I've mentioned this before, but it drives me crazy. And it's happened to me twice during the last couple of days.
"What is it that tests the patience of the ever-patient and saintly TBNIL?", I hear you cry.
It's simple. It's this:
French people who insist on speaking to me in English despite the fact that a) they can't string a sentence together and b) I can speak perfectly good French thank you very much for not asking.
This morning, I bumped into my neighbour as we both left for the Métro station at the same time (i.e. late). She's a lovely lady, a certain age, college lecturer, teaches accounting to 18 year olds.
"I study English in Oxford" she announced.
"That's good. At the university or at a language school?"
"Huh?" she looked at me quizzingly. I asked her the question in French.
"Ah! I do language school. It was Oxford"
And so the conversation went. I spoke in English, then in French and she answered me in something vaguely resembling English.
Earlier in the week, on Tuesday night in fact, I was getting ready to leave the bar (I was in the toilette having a strategic wee).
As I stood there pee-ing, a guy came over 'to chat', as one does in Paris, apparently.
"Where from you?" he said, in a charming French accent.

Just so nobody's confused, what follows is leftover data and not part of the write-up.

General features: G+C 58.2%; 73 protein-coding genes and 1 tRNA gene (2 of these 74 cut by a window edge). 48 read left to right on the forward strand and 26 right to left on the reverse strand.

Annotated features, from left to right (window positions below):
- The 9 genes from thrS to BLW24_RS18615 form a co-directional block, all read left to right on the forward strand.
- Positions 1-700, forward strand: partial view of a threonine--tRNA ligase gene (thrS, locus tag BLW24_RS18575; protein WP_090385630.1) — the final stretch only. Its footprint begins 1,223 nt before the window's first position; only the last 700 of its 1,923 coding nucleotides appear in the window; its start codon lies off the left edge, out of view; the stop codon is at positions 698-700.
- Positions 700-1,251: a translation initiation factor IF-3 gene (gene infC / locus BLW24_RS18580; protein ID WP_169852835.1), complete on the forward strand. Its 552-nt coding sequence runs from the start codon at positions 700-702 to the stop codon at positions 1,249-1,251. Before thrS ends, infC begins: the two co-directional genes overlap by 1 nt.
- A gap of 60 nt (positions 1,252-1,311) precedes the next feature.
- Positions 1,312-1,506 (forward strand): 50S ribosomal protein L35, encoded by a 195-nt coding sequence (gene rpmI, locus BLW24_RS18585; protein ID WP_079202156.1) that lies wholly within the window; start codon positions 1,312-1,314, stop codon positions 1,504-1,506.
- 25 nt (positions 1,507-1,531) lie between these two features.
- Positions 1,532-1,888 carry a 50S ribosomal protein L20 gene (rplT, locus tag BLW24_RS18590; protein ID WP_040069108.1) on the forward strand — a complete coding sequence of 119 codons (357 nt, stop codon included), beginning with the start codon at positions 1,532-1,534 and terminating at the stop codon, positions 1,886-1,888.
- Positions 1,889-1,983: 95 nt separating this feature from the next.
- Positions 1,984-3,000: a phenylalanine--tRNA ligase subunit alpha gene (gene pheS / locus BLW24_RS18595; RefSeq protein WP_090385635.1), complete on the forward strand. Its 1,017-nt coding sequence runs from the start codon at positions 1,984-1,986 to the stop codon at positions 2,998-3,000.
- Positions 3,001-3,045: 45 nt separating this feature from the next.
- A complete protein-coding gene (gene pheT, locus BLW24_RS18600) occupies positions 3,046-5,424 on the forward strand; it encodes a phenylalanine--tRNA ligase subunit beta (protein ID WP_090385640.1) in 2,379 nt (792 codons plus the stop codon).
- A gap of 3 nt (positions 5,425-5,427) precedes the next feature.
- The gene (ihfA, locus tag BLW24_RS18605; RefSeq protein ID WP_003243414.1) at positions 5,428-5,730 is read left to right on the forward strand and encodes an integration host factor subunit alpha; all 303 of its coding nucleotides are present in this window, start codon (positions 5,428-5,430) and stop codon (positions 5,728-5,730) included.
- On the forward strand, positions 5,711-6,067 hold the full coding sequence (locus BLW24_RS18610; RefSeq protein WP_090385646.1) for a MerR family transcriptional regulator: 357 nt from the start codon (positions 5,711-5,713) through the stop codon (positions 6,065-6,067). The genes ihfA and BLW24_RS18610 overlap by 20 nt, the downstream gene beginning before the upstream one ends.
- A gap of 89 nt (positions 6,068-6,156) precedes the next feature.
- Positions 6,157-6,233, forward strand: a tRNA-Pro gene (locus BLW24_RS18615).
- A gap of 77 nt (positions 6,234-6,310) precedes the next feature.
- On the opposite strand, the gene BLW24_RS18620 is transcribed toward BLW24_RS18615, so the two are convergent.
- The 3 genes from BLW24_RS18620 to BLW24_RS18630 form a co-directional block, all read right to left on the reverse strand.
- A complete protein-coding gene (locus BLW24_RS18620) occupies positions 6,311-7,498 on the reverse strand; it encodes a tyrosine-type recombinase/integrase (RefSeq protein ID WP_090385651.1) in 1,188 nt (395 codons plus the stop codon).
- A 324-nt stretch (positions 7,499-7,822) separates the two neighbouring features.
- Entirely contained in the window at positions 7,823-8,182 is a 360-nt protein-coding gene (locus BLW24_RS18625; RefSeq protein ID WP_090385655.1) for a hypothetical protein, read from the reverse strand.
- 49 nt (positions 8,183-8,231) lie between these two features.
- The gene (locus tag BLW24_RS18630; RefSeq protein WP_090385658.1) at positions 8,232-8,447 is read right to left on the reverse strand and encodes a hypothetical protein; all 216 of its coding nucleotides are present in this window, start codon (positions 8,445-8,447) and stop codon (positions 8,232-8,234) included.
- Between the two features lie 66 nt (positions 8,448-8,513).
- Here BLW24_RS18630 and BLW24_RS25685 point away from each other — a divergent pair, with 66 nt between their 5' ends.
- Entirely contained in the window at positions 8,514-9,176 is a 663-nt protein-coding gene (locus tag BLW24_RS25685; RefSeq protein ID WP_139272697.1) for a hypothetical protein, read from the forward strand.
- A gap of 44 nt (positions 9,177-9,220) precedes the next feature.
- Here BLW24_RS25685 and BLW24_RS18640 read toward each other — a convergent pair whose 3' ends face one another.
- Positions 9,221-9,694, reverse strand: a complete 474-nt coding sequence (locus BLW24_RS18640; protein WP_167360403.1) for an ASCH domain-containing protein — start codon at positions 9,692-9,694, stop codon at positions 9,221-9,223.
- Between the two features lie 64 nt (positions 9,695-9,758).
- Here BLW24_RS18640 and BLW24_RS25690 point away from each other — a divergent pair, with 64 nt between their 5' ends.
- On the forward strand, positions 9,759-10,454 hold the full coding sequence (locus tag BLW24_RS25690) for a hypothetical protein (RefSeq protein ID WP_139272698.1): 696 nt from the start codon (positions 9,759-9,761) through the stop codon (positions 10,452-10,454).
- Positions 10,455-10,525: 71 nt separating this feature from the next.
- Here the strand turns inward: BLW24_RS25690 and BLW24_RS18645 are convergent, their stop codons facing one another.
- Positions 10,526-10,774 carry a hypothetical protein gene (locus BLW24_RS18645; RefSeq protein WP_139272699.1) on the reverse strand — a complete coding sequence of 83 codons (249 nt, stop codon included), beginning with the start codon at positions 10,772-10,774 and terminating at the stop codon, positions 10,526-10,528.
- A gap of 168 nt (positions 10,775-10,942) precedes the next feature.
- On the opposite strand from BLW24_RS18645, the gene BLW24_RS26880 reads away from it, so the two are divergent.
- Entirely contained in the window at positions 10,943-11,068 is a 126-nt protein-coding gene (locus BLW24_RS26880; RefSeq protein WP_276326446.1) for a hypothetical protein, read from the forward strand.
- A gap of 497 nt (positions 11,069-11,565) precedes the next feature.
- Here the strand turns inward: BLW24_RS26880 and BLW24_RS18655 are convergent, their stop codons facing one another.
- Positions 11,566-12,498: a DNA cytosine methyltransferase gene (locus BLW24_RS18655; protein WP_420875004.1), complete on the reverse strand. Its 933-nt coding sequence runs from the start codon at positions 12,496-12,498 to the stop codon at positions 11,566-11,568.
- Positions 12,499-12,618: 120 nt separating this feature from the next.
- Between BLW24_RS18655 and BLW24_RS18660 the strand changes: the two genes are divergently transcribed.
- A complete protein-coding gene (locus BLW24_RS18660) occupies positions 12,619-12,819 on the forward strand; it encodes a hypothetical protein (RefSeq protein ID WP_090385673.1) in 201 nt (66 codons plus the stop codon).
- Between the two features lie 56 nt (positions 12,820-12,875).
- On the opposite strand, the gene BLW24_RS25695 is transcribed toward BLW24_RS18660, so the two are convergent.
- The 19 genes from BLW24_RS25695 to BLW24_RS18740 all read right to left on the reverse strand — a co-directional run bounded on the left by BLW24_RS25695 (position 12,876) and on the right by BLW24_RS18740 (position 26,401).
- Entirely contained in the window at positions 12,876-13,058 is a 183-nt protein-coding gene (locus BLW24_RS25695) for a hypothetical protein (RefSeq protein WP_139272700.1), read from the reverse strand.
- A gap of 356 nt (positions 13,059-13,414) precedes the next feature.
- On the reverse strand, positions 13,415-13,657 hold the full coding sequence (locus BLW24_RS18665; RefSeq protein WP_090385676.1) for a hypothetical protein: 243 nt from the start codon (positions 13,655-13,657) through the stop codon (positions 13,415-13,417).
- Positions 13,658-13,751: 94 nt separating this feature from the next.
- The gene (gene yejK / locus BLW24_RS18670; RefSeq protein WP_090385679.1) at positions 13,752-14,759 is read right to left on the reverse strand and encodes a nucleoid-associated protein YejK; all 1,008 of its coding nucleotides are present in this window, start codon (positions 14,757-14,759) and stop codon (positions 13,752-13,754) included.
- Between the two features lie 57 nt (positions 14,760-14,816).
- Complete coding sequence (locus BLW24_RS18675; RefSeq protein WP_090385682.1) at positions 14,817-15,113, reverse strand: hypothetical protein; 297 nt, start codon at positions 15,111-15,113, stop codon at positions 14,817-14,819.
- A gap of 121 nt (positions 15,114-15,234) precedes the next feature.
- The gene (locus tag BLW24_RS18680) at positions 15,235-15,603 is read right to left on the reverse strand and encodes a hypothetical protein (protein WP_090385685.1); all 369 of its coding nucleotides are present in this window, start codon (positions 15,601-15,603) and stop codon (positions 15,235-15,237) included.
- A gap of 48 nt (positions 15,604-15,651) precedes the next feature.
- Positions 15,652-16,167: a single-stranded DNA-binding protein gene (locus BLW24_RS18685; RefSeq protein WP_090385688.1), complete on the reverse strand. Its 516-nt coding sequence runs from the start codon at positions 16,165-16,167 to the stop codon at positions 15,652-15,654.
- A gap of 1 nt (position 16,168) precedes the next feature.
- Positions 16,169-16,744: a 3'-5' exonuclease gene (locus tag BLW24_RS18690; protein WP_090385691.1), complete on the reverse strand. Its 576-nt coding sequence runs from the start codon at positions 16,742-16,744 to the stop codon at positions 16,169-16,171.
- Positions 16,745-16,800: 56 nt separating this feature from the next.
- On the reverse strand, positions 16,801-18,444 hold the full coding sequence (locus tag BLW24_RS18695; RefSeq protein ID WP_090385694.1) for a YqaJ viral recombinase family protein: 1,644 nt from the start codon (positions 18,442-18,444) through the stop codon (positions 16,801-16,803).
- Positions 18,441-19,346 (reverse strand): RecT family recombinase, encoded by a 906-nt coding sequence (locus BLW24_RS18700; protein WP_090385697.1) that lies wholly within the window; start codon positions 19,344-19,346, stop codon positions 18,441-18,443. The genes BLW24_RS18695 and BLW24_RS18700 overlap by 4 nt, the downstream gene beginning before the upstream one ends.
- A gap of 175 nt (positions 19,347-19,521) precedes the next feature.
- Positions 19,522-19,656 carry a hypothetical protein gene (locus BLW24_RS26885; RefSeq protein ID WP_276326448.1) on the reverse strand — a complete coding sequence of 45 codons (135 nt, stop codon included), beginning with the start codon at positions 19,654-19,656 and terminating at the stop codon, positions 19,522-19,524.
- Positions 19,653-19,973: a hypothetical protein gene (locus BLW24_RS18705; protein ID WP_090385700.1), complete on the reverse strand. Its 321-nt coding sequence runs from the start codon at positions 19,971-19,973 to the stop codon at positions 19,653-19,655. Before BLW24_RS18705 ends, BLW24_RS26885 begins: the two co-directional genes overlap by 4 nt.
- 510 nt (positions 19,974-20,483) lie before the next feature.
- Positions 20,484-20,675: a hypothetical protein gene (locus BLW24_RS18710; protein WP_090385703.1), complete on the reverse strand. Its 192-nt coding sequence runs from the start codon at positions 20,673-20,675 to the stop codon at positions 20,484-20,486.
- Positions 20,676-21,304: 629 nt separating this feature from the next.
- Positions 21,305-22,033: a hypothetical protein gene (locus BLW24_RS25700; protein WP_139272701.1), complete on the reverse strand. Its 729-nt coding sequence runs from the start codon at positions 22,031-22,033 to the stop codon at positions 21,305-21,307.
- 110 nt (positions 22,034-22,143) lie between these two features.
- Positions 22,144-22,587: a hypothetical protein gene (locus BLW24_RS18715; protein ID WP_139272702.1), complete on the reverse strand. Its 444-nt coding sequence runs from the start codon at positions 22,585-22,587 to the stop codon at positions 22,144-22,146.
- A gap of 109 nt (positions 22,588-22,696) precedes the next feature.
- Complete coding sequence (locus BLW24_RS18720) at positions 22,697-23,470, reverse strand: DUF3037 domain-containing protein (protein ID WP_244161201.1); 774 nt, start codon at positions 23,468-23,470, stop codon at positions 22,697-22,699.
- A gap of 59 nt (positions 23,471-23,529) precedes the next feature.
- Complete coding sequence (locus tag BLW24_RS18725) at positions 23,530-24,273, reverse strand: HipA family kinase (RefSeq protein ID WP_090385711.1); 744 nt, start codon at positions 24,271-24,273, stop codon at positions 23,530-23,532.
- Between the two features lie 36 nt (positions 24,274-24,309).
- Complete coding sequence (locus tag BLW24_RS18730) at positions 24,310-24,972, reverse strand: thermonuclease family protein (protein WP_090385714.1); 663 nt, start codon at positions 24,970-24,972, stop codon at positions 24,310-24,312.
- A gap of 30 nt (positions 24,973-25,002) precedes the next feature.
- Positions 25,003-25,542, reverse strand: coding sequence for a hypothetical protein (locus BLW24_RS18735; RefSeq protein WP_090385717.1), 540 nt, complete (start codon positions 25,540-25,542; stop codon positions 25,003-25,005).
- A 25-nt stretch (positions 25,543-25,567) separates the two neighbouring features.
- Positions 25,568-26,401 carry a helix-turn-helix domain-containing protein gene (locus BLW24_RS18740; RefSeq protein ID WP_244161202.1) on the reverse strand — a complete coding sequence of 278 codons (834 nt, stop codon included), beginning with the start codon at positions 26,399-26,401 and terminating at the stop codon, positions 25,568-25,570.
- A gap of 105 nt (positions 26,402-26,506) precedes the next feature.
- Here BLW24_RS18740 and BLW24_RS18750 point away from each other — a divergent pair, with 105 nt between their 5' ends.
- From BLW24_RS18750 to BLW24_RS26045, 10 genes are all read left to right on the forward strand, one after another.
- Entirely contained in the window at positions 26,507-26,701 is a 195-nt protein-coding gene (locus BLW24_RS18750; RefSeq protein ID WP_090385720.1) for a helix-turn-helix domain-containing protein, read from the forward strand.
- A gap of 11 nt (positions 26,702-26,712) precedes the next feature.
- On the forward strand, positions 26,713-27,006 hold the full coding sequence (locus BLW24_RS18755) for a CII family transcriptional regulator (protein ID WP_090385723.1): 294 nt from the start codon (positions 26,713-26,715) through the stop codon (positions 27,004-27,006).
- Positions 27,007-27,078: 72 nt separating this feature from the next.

"Angleterre. Je suis Anglais", I replied. With my charming English accent.
"What you do Paris, here? Me, from Montréal".
I finished my business and moved to the basin to wash my hands.
As he was obviously French and not Québecois, I asked him where he was from originally. He said Britanny. In fact he said "I am Bretagne. How you say een eengleesh I am Bretagne".
Every time, I spoke to him in French (and good French, even though I say so myself) he answered in dog-English. Turns out that he was actually from the small village in southern Britanny where I had spent childhood holidays.
The conversation could have been funny, interesting and nostalgic for both of us, had I been able to continue listening to him massacre the English language. Alas, I couldn't and had to cut it short.
I don't really mind helping people to practice their English but, to be frank, it's all a bit too much at the end of the night or first thing in the morning.
And especially when I'm taking a leak.